Monday, April 14, 2008

Maquila Lay-offs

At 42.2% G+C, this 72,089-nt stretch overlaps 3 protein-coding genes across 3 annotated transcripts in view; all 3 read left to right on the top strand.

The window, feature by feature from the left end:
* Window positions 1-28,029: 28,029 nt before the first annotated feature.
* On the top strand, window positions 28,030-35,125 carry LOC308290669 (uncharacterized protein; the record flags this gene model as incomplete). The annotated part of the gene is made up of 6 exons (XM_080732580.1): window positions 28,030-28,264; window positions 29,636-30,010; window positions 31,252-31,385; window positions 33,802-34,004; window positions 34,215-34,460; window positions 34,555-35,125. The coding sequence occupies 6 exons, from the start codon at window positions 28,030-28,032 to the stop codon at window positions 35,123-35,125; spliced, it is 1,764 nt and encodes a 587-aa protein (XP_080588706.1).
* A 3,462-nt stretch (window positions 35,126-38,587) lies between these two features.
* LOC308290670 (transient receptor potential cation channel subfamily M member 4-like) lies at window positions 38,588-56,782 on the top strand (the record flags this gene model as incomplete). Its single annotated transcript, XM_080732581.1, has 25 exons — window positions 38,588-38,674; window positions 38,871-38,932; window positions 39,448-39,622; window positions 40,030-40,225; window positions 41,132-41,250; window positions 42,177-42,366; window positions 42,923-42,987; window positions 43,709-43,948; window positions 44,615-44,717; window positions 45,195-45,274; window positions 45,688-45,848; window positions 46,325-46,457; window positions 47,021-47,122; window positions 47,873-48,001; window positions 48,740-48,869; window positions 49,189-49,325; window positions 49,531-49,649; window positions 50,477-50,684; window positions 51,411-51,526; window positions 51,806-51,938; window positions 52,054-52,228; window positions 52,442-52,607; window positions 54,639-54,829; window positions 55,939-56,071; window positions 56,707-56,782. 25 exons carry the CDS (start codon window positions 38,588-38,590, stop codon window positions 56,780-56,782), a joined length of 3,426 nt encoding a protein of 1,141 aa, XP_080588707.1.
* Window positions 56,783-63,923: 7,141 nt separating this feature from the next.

As the U.S. goes, so too does Mexico. In 2000, as the U.S. economy slowed, employment plunged 15% in Mexico’s maquilas. More than 160,000 jobs were lost in Mexico’s maquila sector by late 2001. Once again the onset of recessionary times in the United States is impacting maquila employment. From October through February, maquilas in Juárez laid off 11, 370 workers—a drop of 4.6%. At the beginning of March, the city’s maquila sector employed 233,861 workers but leaders of industry associations predicted continuing layoffs in the months ahead as the U.S. recession deepens. Especially hard hit are the city’s auto-parts plants, including Automotive Lighting, Lear Corporation, Delphi, Philips, Manufacturas Avanzadas, Anamex, and ITESA (Siemens). Plant closures and lower sales in the United States for Ford and GM mean layoffs and reduced hours for workers in Mexico. According to José Jésus Díaz, secretary general of the Revolutionary Federation of Northern Workers (a CTM branch), more than fifty assembly plants in Juárez have cut back workers’ hours in response to reduced factory orders. Juárez hosts dozens of high-tech maquilas, while most of the city’s low-tech, low-skilled assembly plants have moved to the country’s interior where wages are lower. According to Sandra Montijo Dubrule, president of the Maquila Association of Ciudad Juárez, the city’s maquilas are trying to retain their highly-trained work forces, which is why they are slowing down production and cutting hours—paros técnicos—rather than closing down the plants. She believes that as soon as the economic crisis in the U.S. passes, the maquila sector will continue its expansion. Montijo Dubrule told El Diario (March 10), “It’s better to assume the economic cost of having to pay employees for days not work that having to fire them and then recontract them after two or three months.”

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